If teaching is aimed at helping students to learn, rather than just perform on an assessment task, there are serious questions to be asked about the capacity of student evaluations to assess teaching quality. Even if the instrument provides a sense of how well students think their experiences have prepared them for an exam, this does not mean they will be able to use the knowledge meaningfully in the future. It is just as likely that the instrument is evaluating how confident students are in their knowledge. Confidence may not correlate at all with how much they have actually developed as emerging professionals, scholars or scientists.
Excellence vs expertise in teaching
From the perspective of leaders and teachers, there is a clear issue with relying on student surveys to determine teaching quality. What is perhaps more troubling is that, even if the instrument does really assess how confident students are about their performance on an exam, this is a poor and potentially misleading indicator of teaching quality.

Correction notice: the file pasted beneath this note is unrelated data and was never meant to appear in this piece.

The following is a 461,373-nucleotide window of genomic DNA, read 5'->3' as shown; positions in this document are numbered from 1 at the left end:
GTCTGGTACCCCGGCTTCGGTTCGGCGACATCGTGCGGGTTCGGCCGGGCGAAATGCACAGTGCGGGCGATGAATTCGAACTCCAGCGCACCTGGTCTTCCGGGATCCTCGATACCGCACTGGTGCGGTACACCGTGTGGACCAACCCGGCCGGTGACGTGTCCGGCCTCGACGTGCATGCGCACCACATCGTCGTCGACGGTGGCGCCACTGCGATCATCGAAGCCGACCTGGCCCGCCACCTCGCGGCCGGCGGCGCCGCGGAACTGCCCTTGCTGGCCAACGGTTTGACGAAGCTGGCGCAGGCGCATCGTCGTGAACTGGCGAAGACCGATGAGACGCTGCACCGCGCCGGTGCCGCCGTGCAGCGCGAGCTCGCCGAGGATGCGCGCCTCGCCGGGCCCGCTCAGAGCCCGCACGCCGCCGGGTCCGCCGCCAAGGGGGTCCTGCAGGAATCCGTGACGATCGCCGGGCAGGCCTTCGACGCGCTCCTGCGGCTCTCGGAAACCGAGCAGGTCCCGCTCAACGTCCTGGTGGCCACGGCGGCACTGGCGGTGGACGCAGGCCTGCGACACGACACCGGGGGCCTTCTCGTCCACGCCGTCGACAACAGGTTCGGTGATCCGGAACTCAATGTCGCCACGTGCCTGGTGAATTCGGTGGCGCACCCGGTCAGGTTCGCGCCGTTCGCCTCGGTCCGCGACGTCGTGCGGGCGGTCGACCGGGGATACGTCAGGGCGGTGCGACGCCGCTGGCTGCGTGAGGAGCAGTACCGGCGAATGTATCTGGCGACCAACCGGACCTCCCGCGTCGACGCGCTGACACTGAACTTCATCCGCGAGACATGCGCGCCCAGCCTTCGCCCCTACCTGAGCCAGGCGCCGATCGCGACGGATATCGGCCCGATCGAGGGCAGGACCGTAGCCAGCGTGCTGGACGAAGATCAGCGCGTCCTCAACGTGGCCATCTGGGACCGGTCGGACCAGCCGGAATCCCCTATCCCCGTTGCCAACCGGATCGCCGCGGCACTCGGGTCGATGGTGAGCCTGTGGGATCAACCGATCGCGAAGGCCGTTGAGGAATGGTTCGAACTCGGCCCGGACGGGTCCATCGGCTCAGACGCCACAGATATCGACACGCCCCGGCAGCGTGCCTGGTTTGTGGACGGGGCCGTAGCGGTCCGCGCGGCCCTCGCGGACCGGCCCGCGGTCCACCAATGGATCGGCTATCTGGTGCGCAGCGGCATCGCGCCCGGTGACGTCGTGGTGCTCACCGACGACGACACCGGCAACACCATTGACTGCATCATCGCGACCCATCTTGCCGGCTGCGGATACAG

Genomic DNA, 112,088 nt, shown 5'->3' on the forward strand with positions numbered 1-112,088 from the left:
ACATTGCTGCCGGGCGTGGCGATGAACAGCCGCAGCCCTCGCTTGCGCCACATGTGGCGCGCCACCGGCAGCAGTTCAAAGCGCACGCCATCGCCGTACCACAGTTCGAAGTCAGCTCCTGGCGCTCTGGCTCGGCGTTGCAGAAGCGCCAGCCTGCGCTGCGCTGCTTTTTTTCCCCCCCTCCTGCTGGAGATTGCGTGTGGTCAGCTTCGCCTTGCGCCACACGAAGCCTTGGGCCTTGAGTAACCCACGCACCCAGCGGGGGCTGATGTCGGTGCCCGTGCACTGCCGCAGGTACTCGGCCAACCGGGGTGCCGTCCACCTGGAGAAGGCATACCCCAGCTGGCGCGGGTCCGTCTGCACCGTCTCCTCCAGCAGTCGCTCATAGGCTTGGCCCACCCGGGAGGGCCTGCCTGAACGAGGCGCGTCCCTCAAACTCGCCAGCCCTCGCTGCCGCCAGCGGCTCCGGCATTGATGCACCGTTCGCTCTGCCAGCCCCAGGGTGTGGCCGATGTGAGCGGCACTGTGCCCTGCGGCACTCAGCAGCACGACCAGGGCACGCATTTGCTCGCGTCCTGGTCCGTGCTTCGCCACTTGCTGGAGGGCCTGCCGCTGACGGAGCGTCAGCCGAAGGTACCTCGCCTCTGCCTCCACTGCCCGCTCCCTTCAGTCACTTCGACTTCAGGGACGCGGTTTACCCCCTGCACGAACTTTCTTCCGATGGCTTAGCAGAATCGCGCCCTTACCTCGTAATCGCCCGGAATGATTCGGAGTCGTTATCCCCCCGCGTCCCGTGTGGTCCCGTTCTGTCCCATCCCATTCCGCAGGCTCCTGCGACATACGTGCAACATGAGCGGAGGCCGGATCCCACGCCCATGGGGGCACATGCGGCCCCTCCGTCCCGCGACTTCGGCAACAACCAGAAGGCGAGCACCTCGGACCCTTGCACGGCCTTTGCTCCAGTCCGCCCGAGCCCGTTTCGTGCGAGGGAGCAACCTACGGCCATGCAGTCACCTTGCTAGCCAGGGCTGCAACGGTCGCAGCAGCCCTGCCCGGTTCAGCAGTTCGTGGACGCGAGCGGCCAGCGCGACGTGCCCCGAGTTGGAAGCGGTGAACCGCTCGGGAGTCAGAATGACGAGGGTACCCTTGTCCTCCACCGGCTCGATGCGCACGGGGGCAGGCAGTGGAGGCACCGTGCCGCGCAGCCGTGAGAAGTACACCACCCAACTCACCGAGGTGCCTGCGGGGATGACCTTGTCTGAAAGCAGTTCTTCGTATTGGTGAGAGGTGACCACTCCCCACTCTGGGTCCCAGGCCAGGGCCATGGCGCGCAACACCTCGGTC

Research is increasingly demonstrating the importance of failure and struggle in the learning process. Students commonly interpret struggling as a negative experience. Many graduates, when asked, can recall a subject they struggled through that, in hindsight, was one of the most transformative experiences of their life. At the time though, it was probably interpreted negatively. Was it a quality learning experience or not?
If teaching excellence is determined by student experience, there remains a possibility of excellence being defined by popularity, gender or attractiveness. It could also be influenced by how easy students find the learning experience. None of these factors are necessarily good indicators of quality teaching, with the latter now being seen as a possible indicator that a student has not engaged with the material deeply enough.